Remittances to Latin America recover – but not to Mexico

Amount of money sent to Latin America and Mexico fell sharply after the 2007 US recession

A woman leaves a money transfer center in Mexico City.
Jaime Puebla/AP

Remittances to Spanish-speaking Latin American countries have rebounded from their recent decline, a new study by the Pew Research Center shows, but the amount of money sent to Mexico has continued to fall, likely because the Mexican immigrant population in the U.S. has dropped dramatically since the 2007 recession.

The amount of money or other assets that migrant workers sent to Mexico, an estimated $22 billion in 2013, has fallen from a pre-recession peak of more than $30 billion.

“The decline in remittances to Mexico – nearly all of which come from the U.S. – is linked to economic changes in the U.S., where one-in-ten Mexican-born people live,” the report states.

One explanation for the drop in remittances, according to the Pew analysis, is that Mexican immigrants are returning to Mexico at rates equal to or higher than Mexican migration to the U.S. through 2012.

The U.S. accounted for more than 75 percent of 2012 remittances to Latin America, including Mexico. For Mexico alone, 98 percent of remittances were sent by U.S. residents. Mexico receives almost half of all remittances sent to Latin America.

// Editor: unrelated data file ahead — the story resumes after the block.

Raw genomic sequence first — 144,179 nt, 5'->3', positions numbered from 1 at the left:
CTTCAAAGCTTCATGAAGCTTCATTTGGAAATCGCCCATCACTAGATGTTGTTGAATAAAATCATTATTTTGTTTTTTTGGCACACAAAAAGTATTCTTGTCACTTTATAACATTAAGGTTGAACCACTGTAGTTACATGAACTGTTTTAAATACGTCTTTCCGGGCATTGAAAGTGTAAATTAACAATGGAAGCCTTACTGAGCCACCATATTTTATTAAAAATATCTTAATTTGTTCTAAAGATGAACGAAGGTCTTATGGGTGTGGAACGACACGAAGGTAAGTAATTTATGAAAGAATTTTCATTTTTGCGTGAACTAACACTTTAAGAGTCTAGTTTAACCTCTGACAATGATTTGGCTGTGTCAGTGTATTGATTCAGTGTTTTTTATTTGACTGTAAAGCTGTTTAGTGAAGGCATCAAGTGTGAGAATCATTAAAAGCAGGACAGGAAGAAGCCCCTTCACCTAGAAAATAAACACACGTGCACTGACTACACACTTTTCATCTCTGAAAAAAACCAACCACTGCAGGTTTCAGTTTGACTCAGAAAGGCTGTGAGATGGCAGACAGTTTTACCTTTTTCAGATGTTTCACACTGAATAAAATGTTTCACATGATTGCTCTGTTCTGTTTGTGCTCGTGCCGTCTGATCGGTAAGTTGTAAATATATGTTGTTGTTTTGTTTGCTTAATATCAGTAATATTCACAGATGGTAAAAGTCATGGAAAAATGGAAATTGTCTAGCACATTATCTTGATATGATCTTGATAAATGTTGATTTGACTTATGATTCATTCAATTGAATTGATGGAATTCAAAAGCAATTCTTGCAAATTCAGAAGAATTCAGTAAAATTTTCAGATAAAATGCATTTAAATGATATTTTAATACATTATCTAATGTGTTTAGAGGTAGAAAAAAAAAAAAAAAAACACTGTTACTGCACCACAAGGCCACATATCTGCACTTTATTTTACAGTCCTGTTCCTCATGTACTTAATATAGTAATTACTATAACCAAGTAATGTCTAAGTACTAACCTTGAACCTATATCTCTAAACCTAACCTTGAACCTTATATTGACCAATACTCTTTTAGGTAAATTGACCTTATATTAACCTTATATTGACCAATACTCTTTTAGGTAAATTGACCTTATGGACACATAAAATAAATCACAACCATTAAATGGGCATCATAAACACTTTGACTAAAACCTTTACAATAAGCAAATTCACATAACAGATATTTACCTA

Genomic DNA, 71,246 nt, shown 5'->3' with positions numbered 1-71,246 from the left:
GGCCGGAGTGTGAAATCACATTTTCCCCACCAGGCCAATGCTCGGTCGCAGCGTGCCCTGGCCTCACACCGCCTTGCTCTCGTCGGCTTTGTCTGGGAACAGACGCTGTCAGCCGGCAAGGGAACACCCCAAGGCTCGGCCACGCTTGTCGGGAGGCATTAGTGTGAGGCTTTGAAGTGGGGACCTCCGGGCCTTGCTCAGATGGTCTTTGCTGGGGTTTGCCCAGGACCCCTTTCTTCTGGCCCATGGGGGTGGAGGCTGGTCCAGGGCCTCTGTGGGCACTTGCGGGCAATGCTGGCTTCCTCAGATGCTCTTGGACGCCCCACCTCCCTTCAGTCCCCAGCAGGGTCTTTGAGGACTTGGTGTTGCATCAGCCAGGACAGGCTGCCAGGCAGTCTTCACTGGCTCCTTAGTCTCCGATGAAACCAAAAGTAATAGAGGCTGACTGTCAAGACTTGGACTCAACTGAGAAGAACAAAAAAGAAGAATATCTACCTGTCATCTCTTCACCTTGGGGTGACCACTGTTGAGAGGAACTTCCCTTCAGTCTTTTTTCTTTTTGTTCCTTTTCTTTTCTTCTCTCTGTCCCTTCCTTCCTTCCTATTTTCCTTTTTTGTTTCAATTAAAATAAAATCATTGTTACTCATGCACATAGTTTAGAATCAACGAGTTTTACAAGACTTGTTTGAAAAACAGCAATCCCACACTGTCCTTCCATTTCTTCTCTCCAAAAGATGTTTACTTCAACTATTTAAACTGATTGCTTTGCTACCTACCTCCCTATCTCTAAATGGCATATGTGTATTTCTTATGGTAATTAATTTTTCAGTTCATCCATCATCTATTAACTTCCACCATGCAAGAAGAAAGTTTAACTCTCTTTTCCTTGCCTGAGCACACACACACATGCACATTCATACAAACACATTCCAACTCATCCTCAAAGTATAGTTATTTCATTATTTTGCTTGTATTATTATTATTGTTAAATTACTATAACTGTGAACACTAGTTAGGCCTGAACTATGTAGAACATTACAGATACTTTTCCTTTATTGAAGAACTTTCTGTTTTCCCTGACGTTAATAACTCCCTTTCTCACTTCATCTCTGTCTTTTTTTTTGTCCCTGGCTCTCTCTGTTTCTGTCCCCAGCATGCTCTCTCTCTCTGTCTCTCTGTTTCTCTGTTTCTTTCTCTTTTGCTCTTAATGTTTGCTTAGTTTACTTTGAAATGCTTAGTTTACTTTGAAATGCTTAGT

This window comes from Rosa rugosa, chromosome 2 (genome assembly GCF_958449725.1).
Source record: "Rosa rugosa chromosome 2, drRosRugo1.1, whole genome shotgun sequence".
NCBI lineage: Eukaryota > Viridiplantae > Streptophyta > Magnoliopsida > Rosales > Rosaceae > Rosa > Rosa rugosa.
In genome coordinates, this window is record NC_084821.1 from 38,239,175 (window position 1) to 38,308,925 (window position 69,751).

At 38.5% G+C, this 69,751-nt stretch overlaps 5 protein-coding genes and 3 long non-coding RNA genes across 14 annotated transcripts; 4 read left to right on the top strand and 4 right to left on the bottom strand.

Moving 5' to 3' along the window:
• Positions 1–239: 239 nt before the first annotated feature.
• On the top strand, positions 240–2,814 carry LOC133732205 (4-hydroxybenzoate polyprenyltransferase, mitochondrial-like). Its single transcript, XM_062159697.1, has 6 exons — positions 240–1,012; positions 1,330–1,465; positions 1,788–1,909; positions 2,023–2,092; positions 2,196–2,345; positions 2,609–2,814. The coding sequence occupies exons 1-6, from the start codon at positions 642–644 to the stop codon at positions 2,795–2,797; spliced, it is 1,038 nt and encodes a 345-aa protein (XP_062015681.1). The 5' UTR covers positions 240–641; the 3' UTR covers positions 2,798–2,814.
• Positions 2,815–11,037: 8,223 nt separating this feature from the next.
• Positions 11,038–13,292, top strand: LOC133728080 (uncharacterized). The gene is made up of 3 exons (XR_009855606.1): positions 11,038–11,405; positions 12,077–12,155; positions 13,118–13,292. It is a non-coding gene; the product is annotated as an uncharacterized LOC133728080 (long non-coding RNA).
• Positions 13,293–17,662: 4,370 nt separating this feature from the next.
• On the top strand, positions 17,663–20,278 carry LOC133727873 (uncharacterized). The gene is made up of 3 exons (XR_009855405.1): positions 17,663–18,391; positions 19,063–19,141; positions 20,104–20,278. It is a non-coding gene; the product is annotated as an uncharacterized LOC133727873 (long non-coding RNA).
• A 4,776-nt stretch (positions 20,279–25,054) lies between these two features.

Other Latin American countries, unlike Mexico, have recovered from their recession lows and even surpassed historical highs with remittances estimated at $31.8 billion this year.

The study found that those Latin American nations with the highest immigrant population in the U.S. –  Mexico, El Salvador, Guatemala, and Honduras – were the countries with the highest share of remittances from the U.S.

High levels of remittances can increase a nation’s 'creditworthiness' and allow migrants to bolster relatives’ incomes, making them less vulnerable to poverty.

Remittances to Latin America and Mexico fell sharply after 2007, when the U.S was hit by recession, but have more than doubled overall since 2000.

The U.S. is the largest source of remittances worldwide, with a 2012 total of $123.3 billion, according to World Bank data. Saudi Arabia comes next with $27.6 billion and then Canada with $23.9 billion.

Mexico is the fourth largest recipient of remittances worldwide, preceded by India, China and the Philippines.

The Pew report is based mostly on World Bank data and 2012 estimates from the U.S. Census Bureau.

Al Jazeera

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